Margo Price. Saturday, Doors at 8 p.m., the Jefferson Theater, Charlottesville. Margo Price’s voice has that alluring mix of vulnerability and resilience that was once the province of Loretta Lynn and Dolly Parton. A bold claim? Perhaps. Unjustified? Not at all. Case in point: the opening line of her debut album, 2016’s Midwest Farmer’s Daughter. The buzzed-about album opens with an invitation, a mission statement, a starkly poetic summary of the 32-year-old singer’s life, all in one knockout, self-penned punch: “When I rolled out of town on the unpaved road, I was fifty-seven dollars from being broke.” The line has the feel of the first line of a great novel or opening scene in a classic film. The album follows suit; Price recalls hardships and heartaches—the loss of her family’s farm, the death of her child, problems with men, and the bottle. A little honky tonk, a little rockabilly, Price is the cure to the all-too-familiar bro-country cliches: dirt roads and Daisy Duke shorts, beer cans and beach sand. She adds fresh twists to classic Nashville country with a sound that could’ve made hits in any decade. As Price looks ahead to a busy 2017, full of touring and promoting Midwest Farmer’s Daughter, she reflects on her hopes for what listeners might get from these songs. “I hope that the record helps people get through hard times or depression. . . . It’s about being able to connect personally with a song, and hopefully, it makes you feel not so lonely.”
Vegabonds, Will Overman Band, and Chris Jacobs. Friday, Doors at 6:30 p.m., the Southern Café & Music Hall, Charlottesville. After seven years of touring the world, a few original projects under their belt, and an unwavering devotion to their craft, the Vegabonds have completed their magnum opus. What We’re Made Of consists of hard-hitting lyrics that don’t hesitate to touch on life situations like growing up, moving on, heartbreak, and loss, all paired with seamless harmonies and flawless instrumentation. As for Will Overman Band, our readers are no strangers to our unabashed admiration of the group. The Charlottesville band‘s amped-up folk has a unique sound that can be both haunting and evocative, yet sincere and sweet. Musically and lyrically, the band draws from its Virginia roots, producing a rare combination of enticing harmony and straight-ahead, hard-charging rhythm and riffs. Soulful and unforgettable. Addictive and sometimes playful. Meaningful and real. Whether alone with just the guitar and his voice or surrounded by a full band, Cris Jacobs, former frontman of Baltimore-based the Bridge, enchants listeners with his inspired, poignant songwriting, virtuous guitar playing, and soulfully transcendent voice. This night is sure to be a rock ‘n’ roll trifecta! Support local music and see the best musicians of the Piedmont all in one place.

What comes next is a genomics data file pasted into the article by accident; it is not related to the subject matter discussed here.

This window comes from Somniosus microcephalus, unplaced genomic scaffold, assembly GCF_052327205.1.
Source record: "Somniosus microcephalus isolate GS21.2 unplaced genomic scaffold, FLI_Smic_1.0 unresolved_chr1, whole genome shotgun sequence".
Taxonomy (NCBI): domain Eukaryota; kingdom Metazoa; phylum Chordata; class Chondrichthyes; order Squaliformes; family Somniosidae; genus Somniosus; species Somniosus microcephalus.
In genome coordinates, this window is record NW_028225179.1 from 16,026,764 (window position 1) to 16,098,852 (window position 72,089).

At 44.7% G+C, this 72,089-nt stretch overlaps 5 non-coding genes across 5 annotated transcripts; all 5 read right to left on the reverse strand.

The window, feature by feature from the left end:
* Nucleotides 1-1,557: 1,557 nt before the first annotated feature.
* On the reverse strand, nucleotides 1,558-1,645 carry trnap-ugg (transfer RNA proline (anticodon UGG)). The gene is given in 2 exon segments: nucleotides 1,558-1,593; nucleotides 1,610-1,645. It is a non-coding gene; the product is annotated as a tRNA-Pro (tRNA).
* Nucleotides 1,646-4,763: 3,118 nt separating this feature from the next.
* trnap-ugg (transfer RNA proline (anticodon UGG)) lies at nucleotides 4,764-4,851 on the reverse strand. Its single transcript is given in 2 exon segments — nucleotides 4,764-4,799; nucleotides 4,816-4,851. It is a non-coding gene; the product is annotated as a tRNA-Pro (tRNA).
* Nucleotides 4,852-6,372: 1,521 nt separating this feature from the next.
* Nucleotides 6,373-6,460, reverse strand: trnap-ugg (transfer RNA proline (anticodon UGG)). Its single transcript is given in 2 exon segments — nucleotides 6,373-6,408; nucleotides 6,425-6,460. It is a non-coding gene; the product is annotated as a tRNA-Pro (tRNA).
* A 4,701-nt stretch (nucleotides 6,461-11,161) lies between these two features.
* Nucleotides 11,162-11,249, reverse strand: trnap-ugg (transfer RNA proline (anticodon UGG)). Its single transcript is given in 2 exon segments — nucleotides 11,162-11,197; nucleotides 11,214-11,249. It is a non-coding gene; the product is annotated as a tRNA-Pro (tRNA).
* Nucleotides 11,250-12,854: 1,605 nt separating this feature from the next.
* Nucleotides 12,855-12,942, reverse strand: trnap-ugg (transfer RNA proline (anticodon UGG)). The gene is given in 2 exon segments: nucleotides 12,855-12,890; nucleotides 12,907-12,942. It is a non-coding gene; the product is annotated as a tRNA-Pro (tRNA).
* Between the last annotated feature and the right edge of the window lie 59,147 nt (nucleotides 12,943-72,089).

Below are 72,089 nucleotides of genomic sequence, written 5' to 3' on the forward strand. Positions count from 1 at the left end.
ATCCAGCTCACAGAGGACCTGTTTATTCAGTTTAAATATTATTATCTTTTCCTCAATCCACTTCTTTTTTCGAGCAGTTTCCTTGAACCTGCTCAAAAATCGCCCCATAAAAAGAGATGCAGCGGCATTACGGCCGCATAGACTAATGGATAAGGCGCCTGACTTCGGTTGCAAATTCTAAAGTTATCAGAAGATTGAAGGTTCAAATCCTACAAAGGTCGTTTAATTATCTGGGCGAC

Comedian Adam Mamawala. Saturday, 7 & 9 p.m., Courtyard Marriott, Fredericksburg. Adam Mamawala is a stand-up comedian based out of New York City. You may have heard his jokes on Saturday Night Live’s Weekend Update, or read his name listed among Funny or Die’s “Top 30 Under 30: Comedians to Watch.” Adam recently appeared on MTV‘s “Girl Code” and has headlined over 200 colleges across more than 35 states, earning him the title of Campus Activities Magazine’s “Fastest Rising Star” in 2013. In the past year, Adam has taken part in the Boston Comedy Festival and Laughing Skull Comedy Festival, was a semi-finalist in Carolines’ New York’s Funniest Competition, and a finalist in the Laughing Devil Comedy Festival, finishing fifth out of 72 comics. With two shows, you have two great opportunities to laugh until your ribs hurt!
National Symphony Orchestra of Ukraine. Saturday, 8 p.m., Hylton Performing Arts Center, Manassas. Founded in 1918, the National Symphony Orchestra of Ukraine is one of Eastern Europe’s most esteemed orchestras, earning international acclaim for its virtuosity and precision. Deeply rooted in the rich musical traditions of Eastern Europe and Russia, the orchestra is celebrated for its adventurous, high-energy repertoire and vibrant performances. Under the baton of Conductor Laureate Theodore Kuchar, the orchestra performs Dvořák’s “Symphony No. 9” and ballet music by Ukrainian composer Yevhen Stankovych. Alexei Grynyuk—one of Europe’s finest pianists—joins the orchestra to perform Schumann’s “Piano Concerto in A minor.” Throughout its history, the National Symphony Orchestra of Ukraine has premiered the works of many classical giants including those of Prokofiev, Lyatoshynsky, and Shostakovich, and has produced more than 100 acclaimed recordings, garnering the ensemble several Grammy nominations.
Five-Course, Prixe Fixe Mardi Gras Wine Dinner. Saturday, 6:30 p.m., Vint Hill Craft Winery, Warrenton.
Fauquier Wine Tasting Comp. Saturday, 12:30 & 3:30 p.m., Airlie, Warrenton.
Art of the Piedmont Charity Auction & Reception. Friday, 6–8 p.m., Middleburg Community Center.